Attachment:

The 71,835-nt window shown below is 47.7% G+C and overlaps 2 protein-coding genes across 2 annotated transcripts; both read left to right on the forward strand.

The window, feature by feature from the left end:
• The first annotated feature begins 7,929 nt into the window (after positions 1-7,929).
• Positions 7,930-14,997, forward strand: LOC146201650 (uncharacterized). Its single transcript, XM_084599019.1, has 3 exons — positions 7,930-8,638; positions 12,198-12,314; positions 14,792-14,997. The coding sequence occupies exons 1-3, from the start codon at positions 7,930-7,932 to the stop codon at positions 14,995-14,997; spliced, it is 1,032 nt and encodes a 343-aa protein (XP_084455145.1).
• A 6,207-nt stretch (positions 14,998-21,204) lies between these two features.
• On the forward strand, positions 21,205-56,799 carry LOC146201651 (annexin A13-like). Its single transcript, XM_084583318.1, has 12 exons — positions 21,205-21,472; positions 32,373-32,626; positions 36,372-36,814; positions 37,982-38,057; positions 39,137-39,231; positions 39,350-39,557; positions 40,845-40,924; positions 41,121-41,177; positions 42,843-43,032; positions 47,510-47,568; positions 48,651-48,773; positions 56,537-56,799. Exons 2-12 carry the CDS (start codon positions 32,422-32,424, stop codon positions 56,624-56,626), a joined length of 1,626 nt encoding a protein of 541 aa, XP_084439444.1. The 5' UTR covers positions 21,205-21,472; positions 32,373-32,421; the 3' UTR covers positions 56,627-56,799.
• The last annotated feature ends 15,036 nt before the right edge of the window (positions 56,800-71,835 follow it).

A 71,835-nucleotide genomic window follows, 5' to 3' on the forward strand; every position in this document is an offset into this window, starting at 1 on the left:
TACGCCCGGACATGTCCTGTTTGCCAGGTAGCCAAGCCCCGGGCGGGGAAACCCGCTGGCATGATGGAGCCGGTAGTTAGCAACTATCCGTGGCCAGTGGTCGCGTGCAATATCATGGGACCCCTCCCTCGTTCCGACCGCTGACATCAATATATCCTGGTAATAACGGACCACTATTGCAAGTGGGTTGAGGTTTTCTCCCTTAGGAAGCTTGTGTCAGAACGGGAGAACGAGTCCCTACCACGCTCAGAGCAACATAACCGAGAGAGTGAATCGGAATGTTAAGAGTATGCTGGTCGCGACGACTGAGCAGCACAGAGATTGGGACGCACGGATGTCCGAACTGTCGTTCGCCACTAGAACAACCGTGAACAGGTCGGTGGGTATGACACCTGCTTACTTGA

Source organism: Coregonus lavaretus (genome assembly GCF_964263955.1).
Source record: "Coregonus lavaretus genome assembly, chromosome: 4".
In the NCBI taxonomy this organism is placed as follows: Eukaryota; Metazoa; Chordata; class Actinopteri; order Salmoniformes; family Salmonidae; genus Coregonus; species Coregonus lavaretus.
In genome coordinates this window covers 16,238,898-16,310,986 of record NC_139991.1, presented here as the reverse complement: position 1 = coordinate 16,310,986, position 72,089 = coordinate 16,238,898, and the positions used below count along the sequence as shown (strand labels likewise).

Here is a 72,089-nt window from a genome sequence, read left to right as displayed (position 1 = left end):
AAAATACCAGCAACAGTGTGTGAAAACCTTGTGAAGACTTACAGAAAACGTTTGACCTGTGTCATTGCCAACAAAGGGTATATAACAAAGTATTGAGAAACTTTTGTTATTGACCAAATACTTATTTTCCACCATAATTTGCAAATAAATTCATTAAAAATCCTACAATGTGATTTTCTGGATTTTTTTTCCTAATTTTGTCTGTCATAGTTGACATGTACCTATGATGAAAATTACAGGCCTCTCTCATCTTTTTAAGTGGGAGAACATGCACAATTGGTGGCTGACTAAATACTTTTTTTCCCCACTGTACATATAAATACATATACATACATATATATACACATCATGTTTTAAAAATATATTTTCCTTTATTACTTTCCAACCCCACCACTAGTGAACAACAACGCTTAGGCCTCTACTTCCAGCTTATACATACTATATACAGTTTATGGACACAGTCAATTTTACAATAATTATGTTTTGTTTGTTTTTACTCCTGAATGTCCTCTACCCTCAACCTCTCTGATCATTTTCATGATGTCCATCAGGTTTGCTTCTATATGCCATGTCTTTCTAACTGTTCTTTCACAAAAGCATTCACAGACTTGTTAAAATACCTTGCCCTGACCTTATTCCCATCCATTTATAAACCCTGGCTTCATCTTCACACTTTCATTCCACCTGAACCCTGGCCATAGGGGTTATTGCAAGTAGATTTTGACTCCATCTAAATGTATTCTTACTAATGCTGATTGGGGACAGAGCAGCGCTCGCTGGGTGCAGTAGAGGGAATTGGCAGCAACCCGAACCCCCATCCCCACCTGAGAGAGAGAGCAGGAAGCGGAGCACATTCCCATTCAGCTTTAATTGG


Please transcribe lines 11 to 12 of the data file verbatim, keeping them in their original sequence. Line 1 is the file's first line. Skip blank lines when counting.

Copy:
Source record: "Coregonus lavaretus genome assembly, chromosome: 4".
In the NCBI taxonomy this organism is placed as follows: Eukaryota; Metazoa; Chordata; class Actinopteri; order Salmoniformes; family Salmonidae; genus Coregonus; species Coregonus lavaretus.